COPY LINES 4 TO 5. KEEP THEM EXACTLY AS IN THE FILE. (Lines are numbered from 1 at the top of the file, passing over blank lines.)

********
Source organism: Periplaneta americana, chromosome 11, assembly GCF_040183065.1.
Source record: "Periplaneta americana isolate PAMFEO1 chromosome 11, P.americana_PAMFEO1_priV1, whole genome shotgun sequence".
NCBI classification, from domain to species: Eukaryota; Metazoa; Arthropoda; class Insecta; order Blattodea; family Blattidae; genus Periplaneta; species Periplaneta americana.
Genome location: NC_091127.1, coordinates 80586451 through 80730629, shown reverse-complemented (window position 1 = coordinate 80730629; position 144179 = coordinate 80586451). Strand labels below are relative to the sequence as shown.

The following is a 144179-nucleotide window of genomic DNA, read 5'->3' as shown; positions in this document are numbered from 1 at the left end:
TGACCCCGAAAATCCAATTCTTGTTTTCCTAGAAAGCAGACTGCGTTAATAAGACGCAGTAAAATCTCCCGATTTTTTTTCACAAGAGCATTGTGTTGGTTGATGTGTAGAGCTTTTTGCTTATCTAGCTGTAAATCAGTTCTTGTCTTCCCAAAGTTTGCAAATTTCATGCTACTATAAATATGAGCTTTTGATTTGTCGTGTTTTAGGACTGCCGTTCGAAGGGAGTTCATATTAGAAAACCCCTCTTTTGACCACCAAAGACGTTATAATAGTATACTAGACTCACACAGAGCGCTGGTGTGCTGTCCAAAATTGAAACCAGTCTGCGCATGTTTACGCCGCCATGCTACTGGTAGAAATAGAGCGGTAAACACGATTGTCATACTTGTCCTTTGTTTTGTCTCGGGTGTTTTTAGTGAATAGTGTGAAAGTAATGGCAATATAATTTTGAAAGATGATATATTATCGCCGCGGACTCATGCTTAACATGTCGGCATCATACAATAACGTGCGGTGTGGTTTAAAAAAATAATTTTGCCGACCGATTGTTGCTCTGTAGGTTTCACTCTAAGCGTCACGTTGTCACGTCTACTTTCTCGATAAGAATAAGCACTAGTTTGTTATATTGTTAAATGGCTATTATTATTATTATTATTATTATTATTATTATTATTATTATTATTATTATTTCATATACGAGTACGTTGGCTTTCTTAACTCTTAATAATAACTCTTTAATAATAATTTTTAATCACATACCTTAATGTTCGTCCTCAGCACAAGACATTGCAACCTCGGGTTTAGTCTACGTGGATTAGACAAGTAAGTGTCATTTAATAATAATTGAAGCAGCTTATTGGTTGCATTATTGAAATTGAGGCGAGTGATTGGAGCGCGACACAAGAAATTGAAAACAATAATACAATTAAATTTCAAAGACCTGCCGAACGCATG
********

Genome location: NC_091127.1, coordinates 80586451 through 80730629, shown reverse-complemented (window position 1 = coordinate 80730629; position 144179 = coordinate 80586451). Strand labels below are relative to the sequence as shown.

The following is a 144179-nucleotide window of genomic DNA, read 5'->3' as shown; positions in this document are numbered from 1 at the left end: